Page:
• I have found a link to the quote that works better for me. The quote is from A. S. Halkin's edition of Joseph ben Judah ibn Aknin's "התגלות הסודות והופעת המאורות" (Inkishāf al-asrar watuhūr al-anwār, "The Divulgence of Mysteries and the Appearance of Lights"),p. 495 (514 pages from the start). The quote also appears in Yohanan Kapach's "מותר ללמוד תורה מגוי או ללמד אותו תורה"(PDF) – Tamir Evan May 12 at 18:09
  • @EsterLin Shabbos 75a rashi says against what the R Hai Goan said, as rashi says והלומד דבר אחד מן המגוש - מין הממשיכו לע"ז אפי' דבר תורה אסור ללמוד ממנו: – FalseMessiah May 20 at 8:43
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The Midrash (Echah Rabbah 2:13) says: if someone tells you there is wisdom among the nations, believe him; if he tells you there is Torah among the nations, do not believe him.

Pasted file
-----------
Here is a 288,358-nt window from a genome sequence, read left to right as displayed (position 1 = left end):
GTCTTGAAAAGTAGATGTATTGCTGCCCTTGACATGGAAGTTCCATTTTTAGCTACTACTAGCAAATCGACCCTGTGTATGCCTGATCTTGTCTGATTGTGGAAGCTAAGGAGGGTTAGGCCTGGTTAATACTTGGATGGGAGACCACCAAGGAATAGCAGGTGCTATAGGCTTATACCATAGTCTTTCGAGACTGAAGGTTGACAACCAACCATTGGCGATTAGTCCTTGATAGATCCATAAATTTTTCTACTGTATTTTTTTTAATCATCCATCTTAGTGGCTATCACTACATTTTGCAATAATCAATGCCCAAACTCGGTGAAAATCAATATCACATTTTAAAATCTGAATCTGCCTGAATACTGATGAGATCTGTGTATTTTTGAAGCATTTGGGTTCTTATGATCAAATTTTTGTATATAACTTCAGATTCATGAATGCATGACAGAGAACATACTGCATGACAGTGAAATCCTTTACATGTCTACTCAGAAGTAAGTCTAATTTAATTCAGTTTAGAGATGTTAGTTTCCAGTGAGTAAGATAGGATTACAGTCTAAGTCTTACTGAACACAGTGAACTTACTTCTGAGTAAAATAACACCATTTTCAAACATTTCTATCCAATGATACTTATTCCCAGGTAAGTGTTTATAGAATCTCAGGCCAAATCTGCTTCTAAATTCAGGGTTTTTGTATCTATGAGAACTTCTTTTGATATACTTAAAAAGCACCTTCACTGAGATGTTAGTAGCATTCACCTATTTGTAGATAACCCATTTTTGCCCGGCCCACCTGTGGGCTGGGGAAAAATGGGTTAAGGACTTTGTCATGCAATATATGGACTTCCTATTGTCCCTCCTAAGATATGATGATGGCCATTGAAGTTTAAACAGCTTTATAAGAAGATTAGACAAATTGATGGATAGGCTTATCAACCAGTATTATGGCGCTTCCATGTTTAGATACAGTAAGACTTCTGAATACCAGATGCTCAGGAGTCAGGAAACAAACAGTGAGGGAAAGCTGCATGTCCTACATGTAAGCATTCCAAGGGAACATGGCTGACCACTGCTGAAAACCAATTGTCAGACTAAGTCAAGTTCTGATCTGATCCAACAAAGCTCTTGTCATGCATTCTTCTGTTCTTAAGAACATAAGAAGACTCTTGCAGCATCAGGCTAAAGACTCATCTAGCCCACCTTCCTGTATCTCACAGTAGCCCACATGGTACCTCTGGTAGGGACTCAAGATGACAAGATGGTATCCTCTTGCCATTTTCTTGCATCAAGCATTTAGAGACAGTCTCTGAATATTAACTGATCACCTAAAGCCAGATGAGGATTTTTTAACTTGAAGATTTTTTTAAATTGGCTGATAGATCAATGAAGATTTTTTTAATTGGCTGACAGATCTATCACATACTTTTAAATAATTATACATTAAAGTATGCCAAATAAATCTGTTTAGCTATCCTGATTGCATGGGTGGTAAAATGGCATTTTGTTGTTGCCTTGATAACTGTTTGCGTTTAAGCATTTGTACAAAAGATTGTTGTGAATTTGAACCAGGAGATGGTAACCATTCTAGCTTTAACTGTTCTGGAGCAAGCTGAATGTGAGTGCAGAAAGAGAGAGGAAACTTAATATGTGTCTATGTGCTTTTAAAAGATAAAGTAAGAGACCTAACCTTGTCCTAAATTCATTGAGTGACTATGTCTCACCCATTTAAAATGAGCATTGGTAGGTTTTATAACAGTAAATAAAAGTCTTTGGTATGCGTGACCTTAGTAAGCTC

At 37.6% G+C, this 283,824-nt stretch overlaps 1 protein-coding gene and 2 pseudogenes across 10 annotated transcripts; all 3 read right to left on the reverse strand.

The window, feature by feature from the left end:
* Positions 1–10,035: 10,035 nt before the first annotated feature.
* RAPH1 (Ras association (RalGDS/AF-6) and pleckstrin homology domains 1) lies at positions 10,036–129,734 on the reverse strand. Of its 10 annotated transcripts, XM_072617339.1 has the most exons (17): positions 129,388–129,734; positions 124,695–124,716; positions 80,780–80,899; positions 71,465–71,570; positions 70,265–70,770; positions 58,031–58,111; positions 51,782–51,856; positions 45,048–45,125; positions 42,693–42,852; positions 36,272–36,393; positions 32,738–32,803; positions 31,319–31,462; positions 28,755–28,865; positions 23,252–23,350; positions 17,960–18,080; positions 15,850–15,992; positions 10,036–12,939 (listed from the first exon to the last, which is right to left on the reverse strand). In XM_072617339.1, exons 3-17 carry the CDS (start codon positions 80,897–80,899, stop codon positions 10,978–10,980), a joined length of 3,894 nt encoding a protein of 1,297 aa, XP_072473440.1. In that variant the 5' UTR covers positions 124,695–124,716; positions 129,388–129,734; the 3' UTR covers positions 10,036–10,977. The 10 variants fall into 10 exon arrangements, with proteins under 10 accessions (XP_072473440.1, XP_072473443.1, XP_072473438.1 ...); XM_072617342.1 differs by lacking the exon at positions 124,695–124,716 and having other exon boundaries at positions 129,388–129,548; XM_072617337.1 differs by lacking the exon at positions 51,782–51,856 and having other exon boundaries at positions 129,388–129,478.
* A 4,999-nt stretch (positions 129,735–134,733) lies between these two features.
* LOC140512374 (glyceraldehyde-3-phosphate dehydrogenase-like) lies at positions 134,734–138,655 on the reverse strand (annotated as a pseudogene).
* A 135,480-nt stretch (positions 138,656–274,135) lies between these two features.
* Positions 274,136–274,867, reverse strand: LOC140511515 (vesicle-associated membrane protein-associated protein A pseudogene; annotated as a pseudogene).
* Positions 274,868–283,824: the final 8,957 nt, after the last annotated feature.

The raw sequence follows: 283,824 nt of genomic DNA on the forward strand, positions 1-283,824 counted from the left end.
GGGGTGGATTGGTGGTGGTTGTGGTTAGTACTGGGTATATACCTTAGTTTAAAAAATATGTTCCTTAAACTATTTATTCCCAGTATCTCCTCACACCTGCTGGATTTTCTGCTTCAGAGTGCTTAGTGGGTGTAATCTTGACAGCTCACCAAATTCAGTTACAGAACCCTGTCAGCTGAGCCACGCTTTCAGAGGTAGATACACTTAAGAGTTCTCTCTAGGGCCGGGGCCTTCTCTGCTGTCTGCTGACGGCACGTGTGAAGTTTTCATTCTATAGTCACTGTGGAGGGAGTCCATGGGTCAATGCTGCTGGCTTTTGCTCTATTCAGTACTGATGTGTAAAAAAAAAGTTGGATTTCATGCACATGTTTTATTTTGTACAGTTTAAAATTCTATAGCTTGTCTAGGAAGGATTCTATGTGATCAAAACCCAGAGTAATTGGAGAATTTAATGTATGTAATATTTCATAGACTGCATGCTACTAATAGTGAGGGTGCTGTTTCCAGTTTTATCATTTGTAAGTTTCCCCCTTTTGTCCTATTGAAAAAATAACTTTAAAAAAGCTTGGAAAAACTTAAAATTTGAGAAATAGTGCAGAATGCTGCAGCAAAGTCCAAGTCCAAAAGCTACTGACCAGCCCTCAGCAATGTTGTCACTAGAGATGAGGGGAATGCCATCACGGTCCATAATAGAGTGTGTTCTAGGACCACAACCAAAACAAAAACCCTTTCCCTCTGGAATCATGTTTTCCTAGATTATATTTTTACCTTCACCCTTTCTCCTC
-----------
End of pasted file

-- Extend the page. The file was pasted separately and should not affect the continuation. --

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    This is referring to the wisdom of other nations, I do not think it is relevant to learning Jewish Torah from a non-jew. – simyou May 12 at 7:18
  • @simyou y is that? – FalseMessiah May 12 at 7:45
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    @FalseMessiah Wisdom of the nations refers to science, math, even perhaps psychology and the like. It's descriptions of how our world work based on observation. We can believe their wisdom. But Torah refers to the works revealing and explaining the Divine Will, which requires a spiritual sensitivity. It's more than just observation; it's a spiritual connection. I have a good source for you which I'm tracking down and will share as an answer which explains this more. – Binyomin May 12 at 10:23